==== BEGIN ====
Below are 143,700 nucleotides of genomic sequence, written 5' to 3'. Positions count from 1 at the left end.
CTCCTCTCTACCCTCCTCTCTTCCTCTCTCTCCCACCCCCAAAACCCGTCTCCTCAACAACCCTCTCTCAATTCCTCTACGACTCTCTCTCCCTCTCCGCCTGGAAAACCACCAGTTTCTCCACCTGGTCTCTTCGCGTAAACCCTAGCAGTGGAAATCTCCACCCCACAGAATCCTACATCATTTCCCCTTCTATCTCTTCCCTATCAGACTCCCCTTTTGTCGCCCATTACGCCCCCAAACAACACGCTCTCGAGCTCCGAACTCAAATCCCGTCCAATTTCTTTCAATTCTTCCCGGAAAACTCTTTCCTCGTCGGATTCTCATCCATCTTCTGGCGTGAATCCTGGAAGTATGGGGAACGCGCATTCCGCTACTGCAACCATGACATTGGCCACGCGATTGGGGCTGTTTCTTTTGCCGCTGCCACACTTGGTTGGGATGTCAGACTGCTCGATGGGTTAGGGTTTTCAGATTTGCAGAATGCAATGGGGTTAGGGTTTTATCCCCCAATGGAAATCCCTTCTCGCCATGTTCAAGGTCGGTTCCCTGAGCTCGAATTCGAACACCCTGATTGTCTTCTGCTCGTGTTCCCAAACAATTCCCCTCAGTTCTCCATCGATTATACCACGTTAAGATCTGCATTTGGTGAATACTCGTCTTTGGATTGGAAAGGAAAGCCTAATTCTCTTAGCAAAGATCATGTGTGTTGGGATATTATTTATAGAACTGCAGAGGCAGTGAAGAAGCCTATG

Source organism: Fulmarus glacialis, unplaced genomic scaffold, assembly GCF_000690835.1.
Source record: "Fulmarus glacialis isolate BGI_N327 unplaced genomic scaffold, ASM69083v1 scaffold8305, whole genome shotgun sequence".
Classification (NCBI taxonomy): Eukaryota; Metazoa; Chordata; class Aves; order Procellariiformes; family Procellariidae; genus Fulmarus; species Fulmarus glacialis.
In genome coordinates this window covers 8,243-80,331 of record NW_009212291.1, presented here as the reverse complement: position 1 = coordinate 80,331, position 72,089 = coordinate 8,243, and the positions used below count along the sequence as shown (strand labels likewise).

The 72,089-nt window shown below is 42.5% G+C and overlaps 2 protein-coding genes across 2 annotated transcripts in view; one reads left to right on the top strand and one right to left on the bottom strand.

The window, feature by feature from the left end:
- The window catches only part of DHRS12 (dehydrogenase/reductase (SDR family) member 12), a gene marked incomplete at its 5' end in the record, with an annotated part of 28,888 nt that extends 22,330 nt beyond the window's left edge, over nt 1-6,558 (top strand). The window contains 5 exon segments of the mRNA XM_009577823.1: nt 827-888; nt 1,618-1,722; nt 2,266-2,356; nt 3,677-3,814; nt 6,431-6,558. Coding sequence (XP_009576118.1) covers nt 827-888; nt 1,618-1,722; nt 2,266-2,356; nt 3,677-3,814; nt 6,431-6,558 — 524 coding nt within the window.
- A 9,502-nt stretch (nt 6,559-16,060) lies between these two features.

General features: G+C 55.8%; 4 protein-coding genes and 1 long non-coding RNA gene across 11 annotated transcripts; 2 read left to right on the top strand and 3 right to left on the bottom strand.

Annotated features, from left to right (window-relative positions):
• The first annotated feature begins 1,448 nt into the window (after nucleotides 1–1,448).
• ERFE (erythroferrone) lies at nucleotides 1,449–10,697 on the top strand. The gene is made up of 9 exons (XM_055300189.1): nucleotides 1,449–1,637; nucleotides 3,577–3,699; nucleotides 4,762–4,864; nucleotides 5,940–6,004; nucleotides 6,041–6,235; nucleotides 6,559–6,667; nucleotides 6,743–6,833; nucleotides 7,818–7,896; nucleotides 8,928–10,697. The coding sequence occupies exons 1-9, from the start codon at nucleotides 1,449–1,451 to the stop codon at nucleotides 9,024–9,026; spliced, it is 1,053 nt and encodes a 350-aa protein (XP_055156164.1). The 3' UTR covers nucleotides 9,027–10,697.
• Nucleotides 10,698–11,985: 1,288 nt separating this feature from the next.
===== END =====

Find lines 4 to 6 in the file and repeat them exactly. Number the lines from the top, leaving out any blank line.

Source record: "Fulmarus glacialis isolate BGI_N327 unplaced genomic scaffold, ASM69083v1 scaffold8305, whole genome shotgun sequence".
Classification (NCBI taxonomy): Eukaryota; Metazoa; Chordata; class Aves; order Procellariiformes; family Procellariidae; genus Fulmarus; species Fulmarus glacialis.
In genome coordinates this window covers 8,243-80,331 of record NW_009212291.1, presented here as the reverse complement: position 1 = coordinate 80,331, position 72,089 = coordinate 8,243, and the positions used below count along the sequence as shown (strand labels likewise).